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appear to have been filled out properly. It is unclear why the 2009 statements are missing, if they were completed at all. It appears that KHS employees required to submit a Disclosure Statement have been filing them annually with the exception of 2009. It is the duty of the Board President and Executive Director to review the disclosure statements each year. We recommend going forward that a third individual reviews a checklist of all required individuals who must submit a disclosure statement to ensure all statements are received by the Board of Directors Annual Meeting per the Conflict of Interest and Disclosure Policy. VCA Contract On August 19, 2011, Stacey Price executed a contract between KHS and VCA Animals Hospitals, Inc. (“VCA”). The contract was mutually beneficial to both parties as VCA was supposed to offer discounts to adopters of KHS and KHS staff and KHS was to include VCA in marketing materials and provide a daily list of names of KHS adopters. The Board raised concerns about the VCA contract in January of 2012. These concerns were staff entering into major contracts and the privacy of adopter information. As of the date of this report, the Board has not taken further action on the VCA contract and it remains in force. However, with the changeover in staff, the list of names of KHS adopters has stopped being furnished to VCA. The Letter states that the Board voted on whether or not to comply with the VCA contract and that conflicted Board Members did not recuse themselves from the vote. Based on the interviews and the documentation provided, the Board never held a vote on the VCA contract and thus, no conflict of interest arose. There are additional concerns with the VCA Contract. Article XII, Section 3 of the KHS Bylaws states, the Executive Director has authority to execute contracts after presentation to and approval by the Board President. The VCA contract did not follow this process; it was executed by the staff of KHS. We recommend that KHS reiterates this policy to KHS staff. However, requiring approval by the Board for all contracts can be a burden on the staff. To increase the flow of business, we also recommend that KHS reviews its policy on contracts and determine if staff can enter into contracts, and if so, what kinds of contracts. The KHS By-laws should be updated and the change in policy needs to be communicated to all KHS staff. Another concern is for the potential of conflicts of interest related to the Board of Directors. Although the Board never voted on the VCA contract, thus not creating a conflict of interest, there is the potential of future conflicts of interest. We recommend that for future Board of Directors votes, if a Board Member has a conflict of interest, or has been asked to recuse themself from the vote because of a conflict of interest, the Board Member shall abstain from the vote. “humane relocation” / Rescue Every Dog Hazel Bellinger, a former Board Member, is the Vice President of the Board of Directors of Rescue Every Dog (“RED”), a non-profit dog rescue that operates in Washington, Oregon, Idaho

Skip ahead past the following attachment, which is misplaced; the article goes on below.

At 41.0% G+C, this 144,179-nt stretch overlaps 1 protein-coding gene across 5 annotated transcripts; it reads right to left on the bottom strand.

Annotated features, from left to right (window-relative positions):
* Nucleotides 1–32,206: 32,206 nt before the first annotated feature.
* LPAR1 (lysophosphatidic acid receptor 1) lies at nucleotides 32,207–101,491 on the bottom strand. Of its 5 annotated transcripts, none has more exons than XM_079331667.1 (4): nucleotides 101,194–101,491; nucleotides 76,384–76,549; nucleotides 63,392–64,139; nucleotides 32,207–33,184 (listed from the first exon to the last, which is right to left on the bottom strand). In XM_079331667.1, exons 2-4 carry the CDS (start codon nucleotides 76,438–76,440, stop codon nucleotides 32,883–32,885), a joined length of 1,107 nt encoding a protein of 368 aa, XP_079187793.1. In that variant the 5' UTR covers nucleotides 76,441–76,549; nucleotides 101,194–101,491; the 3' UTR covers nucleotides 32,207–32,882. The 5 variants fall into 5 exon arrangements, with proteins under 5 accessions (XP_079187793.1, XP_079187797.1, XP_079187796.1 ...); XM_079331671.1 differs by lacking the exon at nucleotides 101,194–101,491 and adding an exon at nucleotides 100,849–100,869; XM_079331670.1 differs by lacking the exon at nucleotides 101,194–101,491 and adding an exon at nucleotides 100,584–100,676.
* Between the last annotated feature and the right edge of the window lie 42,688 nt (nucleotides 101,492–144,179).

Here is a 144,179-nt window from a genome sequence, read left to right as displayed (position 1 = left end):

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and Montana. The Letter states that Ms. Bellinger was opposed to the KHS program, “humane relocation”, because of a potential negative impact it could have on RED. Based on our analysis, “humane relocation” is an informal program within in KHS which brings in high demand animals to KHS from other animal shelters located across the country. KHS made agreements with other animal shelters to exchange animals as a part of “humane relocation”. Based on the interviews and documentation provided, the informal “humane relocation” program is still in operation but has not gone to the Board for an official vote. Ms. Bellinger was not opposed to the “humane relocation” program but was opposed to the Executive Director bringing in too many animals from out of the area, which could fill up the shelters and not leave room for local animals. We recommend better communication between the Executive Director and the Board on important issues that can have an impact on the local shelters. Invisible Fence Karyn Kline, the former Board President, is the owner of Invisible Fence Brand Peninsulas (“Invisible Fence”). We reviewed the website of Invisible Fence and found that KHS is listed as a local partner. A partnership implies an association between Invisible Fence and KHS. This potential association was also evidenced by cards for Invisible Fence left at the front desk of KHS but these cards have since been removed. Based on our review, we did not come across any documentation that describes this partnership. If KHS does not wish to have this implied association with Invisible Fence, we recommend that KHS request to be removed from Invisible Fence’s website. However, the website states that Invisible Fence is a supporter of KHS and this could lead to customers of Invisible Fence using the services of KHS. Additional recommendations include creating a policy for partnerships, who can authorize them, and with what type of organization and a policy for what literature can be left at the front desk.